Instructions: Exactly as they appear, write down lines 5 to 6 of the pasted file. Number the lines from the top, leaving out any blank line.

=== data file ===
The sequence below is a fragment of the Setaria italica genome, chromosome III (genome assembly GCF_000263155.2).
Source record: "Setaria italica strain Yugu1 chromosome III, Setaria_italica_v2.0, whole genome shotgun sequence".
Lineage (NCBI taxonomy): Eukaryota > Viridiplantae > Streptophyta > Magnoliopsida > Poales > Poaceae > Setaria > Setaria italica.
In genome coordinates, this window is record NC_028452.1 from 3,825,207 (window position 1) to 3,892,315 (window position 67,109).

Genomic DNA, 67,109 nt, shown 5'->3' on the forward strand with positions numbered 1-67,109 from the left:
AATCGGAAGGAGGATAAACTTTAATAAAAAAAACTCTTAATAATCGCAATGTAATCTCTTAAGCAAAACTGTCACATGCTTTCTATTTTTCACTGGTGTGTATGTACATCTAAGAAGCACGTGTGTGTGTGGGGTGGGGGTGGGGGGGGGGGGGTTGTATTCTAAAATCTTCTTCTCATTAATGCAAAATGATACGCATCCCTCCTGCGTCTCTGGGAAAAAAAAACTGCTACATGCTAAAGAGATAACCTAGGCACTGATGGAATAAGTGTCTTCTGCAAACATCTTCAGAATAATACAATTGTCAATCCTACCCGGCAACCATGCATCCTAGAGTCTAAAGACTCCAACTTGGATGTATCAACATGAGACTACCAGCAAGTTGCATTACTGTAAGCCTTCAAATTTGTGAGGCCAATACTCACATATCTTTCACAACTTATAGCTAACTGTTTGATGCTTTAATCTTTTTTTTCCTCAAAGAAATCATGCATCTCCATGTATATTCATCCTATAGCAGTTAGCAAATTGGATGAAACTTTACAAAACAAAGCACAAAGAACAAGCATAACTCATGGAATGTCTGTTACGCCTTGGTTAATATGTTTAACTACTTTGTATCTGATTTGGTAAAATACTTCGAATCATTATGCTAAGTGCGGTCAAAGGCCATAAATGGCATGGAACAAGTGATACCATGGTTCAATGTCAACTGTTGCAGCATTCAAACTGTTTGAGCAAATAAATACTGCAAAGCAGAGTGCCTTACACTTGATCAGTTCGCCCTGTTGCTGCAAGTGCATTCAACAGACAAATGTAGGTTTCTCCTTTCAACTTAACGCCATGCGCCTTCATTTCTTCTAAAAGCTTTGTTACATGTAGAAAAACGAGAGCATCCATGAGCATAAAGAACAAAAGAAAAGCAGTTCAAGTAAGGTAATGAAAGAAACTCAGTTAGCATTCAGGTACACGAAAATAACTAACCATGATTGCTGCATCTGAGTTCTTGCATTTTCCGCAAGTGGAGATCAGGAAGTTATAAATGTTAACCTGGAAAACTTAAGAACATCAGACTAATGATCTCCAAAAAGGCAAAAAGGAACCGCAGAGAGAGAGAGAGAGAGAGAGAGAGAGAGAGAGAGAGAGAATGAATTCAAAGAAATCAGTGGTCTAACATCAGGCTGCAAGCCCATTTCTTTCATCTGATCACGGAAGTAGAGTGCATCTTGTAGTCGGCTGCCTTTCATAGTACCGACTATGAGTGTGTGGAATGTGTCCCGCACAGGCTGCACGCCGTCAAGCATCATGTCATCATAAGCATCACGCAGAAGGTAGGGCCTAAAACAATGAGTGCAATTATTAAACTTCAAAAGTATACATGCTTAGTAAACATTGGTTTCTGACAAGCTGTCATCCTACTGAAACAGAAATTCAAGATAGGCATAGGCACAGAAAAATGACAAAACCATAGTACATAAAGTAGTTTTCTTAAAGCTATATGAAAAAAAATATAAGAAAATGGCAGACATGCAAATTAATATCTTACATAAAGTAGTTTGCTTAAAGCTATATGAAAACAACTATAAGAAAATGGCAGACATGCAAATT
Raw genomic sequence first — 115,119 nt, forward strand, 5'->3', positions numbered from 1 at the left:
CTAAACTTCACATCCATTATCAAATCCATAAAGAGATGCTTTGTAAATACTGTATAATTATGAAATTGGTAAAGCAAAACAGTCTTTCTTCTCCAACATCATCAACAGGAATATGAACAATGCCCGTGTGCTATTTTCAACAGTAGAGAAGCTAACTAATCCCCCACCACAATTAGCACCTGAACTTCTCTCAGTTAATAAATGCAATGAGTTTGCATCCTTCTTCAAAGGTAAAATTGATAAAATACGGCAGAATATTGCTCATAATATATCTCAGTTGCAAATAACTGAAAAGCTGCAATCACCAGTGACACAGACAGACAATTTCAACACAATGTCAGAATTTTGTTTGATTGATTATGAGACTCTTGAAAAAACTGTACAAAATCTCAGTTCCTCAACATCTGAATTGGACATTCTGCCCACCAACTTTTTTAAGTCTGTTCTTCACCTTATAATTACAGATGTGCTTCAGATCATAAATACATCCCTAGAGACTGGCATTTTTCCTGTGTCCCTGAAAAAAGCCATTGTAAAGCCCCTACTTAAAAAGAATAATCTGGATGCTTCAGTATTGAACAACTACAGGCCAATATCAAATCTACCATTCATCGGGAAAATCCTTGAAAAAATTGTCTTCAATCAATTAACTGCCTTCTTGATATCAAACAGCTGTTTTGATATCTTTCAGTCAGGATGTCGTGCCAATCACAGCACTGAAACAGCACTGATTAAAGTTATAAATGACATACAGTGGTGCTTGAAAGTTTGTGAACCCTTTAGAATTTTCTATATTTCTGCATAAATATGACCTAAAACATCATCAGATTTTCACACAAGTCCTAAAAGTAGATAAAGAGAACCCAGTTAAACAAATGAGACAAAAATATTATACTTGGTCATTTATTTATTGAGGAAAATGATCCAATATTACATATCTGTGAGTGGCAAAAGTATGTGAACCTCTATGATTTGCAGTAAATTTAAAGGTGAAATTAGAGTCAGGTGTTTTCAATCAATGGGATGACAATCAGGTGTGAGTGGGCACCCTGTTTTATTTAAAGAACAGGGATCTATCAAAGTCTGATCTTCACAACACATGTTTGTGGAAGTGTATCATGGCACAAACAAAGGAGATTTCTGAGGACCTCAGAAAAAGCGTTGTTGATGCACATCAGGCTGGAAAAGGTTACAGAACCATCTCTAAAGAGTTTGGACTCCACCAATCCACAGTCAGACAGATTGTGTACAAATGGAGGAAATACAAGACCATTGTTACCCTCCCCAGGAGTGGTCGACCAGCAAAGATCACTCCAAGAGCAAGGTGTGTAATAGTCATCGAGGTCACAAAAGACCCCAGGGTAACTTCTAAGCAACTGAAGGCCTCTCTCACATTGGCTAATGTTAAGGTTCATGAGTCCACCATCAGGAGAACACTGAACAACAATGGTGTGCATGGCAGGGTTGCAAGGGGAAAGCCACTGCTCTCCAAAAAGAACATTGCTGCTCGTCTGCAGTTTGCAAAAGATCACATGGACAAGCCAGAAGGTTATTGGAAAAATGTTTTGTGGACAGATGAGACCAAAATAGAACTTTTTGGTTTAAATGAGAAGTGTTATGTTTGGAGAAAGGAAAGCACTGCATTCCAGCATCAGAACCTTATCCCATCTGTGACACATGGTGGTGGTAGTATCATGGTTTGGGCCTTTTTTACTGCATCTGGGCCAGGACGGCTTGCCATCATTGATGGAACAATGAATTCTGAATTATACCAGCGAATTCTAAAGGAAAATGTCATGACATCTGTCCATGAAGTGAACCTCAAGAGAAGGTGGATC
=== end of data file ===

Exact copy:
Genomic DNA, 67,109 nt, shown 5'->3' on the forward strand with positions numbered 1-67,109 from the left:
AATCGGAAGGAGGATAAACTTTAATAAAAAAAACTCTTAATAATCGCAATGTAATCTCTTAAGCAAAACTGTCACATGCTTTCTATTTTTCACTGGTGTGTATGTACATCTAAGAAGCACGTGTGTGTGTGGGGTGGGGGTGGGGGGGGGGGGGTTGTATTCTAAAATCTTCTTCTCATTAATGCAAAATGATACGCATCCCTCCTGCGTCTCTGGGAAAAAAAAACTGCTACATGCTAAAGAGATAACCTAGGCACTGATGGAATAAGTGTCTTCTGCAAACATCTTCAGAATAATACAATTGTCAATCCTACCCGGCAACCATGCATCCTAGAGTCTAAAGACTCCAACTTGGATGTATCAACATGAGACTACCAGCAAGTTGCATTACTGTAAGCCTTCAAATTTGTGAGGCCAATACTCACATATCTTTCACAACTTATAGCTAACTGTTTGATGCTTTAATCTTTTTTTTCCTCAAAGAAATCATGCATCTCCATGTATATTCATCCTATAGCAGTTAGCAAATTGGATGAAACTTTACAAAACAAAGCACAAAGAACAAGCATAACTCATGGAATGTCTGTTACGCCTTGGTTAATATGTTTAACTACTTTGTATCTGATTTGGTAAAATACTTCGAATCATTATGCTAAGTGCGGTCAAAGGCCATAAATGGCATGGAACAAGTGATACCATGGTTCAATGTCAACTGTTGCAGCATTCAAACTGTTTGAGCAAATAAATACTGCAAAGCAGAGTGCCTTACACTTGATCAGTTCGCCCTGTTGCTGCAAGTGCATTCAACAGACAAATGTAGGTTTCTCCTTTCAACTTAACGCCATGCGCCTTCATTTCTTCTAAAAGCTTTGTTACATGTAGAAAAACGAGAGCATCCATGAGCATAAAGAACAAAAGAAAAGCAGTTCAAGTAAGGTAATGAAAGAAACTCAGTTAGCATTCAGGTACACGAAAATAACTAACCATGATTGCTGCATCTGAGTTCTTGCATTTTCCGCAAGTGGAGATCAGGAAGTTATAAATGTTAACCTGGAAAACTTAAGAACATCAGACTAATGATCTCCAAAAAGGCAAAAAGGAACCGCAGAGAGAGAGAGAGAGAGAGAGAGAGAGAGAGAGAGAGAGAATGAATTCAAAGAAATCAGTGGTCTAACATCAGGCTGCAAGCCCATTTCTTTCATCTGATCACGGAAGTAGAGTGCATCTTGTAGTCGGCTGCCTTTCATAGTACCGACTATGAGTGTGTGGAATGTGTCCCGCACAGGCTGCACGCCGTCAAGCATCATGTCATCATAAGCATCACGCAGAAGGTAGGGCCTAAAACAATGAGTGCAATTATTAAACTTCAAAAGTATACATGCTTAGTAAACATTGGTTTCTGACAAGCTGTCATCCTACTGAAACAGAAATTCAAGATAGGCATAGGCACAGAAAAATGACAAAACCATAGTACATAAAGTAGTTTTCTTAAAGCTATATGAAAAAAAATATAAGAAAATGGCAGACATGCAAATTAATATCTTACATAAAGTAGTTTGCTTAAAGCTATATGAAAACAACTATAAGAAAATGGCAGACATGCAAATT